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For clinicians

A number of randomised controlled trials (RCTs) investigating the pharmacological management of acute severe behavioural disturbance (ASBD) have been undertaken in the adult population. However, there is a dearth of evidence in the paediatric population – no RCTs or systematic reviews have been undertaken. As a result, with paediatric presentations of ASBD increasing every year, the findings from the adult RCTs have been extrapolated to this group. This is concerning, as the causes of ASBD in children are notably different from  adults. The adult medications currently being used in children are also likely to vary in their effectiveness and side effect profiles within the paediatric population.

Additionally, ASBD presentations have significant impacts on ED resources. However, the degree of resource use and the associated costs incurred have not been studied in the paediatric ASBD setting.

The PEAChY-M study aims to provide the Australasian clinical community with clear information on the most effective intramuscular medication for use in paediatric ASBD, as well as data related to healthcare resource use for and costs of paediatric ASBD presentations to ED.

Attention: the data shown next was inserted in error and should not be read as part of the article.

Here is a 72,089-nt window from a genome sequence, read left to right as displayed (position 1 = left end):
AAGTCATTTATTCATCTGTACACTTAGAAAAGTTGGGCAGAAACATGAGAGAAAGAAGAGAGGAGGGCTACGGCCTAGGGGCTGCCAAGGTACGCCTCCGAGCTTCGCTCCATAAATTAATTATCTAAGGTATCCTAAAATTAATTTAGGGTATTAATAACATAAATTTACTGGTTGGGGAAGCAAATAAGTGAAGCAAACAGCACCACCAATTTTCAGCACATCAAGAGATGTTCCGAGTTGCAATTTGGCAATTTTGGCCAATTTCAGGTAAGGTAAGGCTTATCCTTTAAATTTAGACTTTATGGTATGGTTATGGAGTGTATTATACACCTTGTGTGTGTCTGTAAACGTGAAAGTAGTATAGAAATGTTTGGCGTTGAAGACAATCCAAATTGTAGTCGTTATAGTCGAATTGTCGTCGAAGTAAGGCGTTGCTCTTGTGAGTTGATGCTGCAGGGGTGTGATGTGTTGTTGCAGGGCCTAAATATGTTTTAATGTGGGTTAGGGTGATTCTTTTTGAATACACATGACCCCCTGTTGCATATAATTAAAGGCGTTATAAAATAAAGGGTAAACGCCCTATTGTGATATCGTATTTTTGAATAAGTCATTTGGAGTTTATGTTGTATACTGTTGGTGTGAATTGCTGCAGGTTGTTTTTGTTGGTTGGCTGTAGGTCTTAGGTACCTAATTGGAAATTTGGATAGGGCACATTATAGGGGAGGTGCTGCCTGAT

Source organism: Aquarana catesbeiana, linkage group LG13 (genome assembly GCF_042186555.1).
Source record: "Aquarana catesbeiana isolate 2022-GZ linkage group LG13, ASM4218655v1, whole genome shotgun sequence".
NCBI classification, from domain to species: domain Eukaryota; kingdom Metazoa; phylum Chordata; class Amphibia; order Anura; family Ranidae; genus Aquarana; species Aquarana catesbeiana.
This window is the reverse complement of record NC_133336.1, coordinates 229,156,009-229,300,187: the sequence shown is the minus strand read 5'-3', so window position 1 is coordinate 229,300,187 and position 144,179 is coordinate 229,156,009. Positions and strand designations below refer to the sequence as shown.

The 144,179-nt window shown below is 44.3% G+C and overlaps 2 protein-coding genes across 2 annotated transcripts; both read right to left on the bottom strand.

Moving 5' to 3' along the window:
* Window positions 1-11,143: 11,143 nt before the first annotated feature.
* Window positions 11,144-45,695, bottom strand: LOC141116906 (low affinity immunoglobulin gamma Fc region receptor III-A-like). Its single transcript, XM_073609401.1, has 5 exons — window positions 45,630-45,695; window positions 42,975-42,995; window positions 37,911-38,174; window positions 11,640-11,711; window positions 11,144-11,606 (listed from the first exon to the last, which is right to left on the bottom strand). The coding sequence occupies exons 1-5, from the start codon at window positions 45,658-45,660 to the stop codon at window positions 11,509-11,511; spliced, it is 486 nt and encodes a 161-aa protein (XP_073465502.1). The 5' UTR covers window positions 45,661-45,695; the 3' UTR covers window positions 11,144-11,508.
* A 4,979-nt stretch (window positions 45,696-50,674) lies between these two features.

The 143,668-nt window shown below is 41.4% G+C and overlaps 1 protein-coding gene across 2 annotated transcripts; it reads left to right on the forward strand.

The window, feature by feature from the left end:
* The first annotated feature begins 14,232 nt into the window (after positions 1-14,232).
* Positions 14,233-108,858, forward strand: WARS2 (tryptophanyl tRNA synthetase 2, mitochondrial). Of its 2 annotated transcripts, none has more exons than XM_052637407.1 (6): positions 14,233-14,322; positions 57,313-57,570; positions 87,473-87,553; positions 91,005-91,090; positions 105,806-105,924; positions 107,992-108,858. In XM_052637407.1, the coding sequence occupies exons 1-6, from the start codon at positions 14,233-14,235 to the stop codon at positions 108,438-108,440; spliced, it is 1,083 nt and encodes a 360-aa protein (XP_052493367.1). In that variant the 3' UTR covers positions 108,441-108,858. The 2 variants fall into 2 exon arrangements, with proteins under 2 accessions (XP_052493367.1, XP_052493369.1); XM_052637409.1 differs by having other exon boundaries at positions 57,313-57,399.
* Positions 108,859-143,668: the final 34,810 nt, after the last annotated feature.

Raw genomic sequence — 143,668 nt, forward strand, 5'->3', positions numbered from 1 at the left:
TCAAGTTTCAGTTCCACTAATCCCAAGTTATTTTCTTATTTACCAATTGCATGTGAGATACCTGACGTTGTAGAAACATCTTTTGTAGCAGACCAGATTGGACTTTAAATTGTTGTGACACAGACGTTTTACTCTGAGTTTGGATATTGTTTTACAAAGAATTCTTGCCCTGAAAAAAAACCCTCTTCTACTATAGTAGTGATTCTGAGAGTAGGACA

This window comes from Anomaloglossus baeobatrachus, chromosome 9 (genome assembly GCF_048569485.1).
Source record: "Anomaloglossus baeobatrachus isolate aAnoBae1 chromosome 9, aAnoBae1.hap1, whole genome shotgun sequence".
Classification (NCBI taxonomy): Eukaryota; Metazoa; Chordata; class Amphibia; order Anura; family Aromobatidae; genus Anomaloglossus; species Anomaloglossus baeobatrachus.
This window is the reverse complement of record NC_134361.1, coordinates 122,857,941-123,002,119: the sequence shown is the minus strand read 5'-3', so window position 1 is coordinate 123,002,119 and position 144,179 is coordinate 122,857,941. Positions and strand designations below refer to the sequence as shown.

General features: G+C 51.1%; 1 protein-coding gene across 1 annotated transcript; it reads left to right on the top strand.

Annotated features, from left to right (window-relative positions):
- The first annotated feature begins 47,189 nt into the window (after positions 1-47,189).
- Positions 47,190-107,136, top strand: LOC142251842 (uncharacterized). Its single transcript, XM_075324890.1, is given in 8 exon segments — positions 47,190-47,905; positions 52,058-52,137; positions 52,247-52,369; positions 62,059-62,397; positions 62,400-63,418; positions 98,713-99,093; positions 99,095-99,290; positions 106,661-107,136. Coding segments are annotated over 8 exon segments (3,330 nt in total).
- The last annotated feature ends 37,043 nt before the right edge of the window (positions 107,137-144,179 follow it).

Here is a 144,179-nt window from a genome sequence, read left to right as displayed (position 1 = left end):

The research team have undertaken an electronic survey (unpublished) of Australian adult and paediatric emergency physicians to better understand current clinical practice and clinician preferences in relation to treatment of paediatric ASBD. A total of 218 responses were received. As a result of these findings, in combination with state-based guidelines and the side-effect profiles of each medication, the study team selected IM olanzapine and IM droperidol for comparison, with 53.2% and 86.7% of respondent’s requesting they be included in the trial, respectively.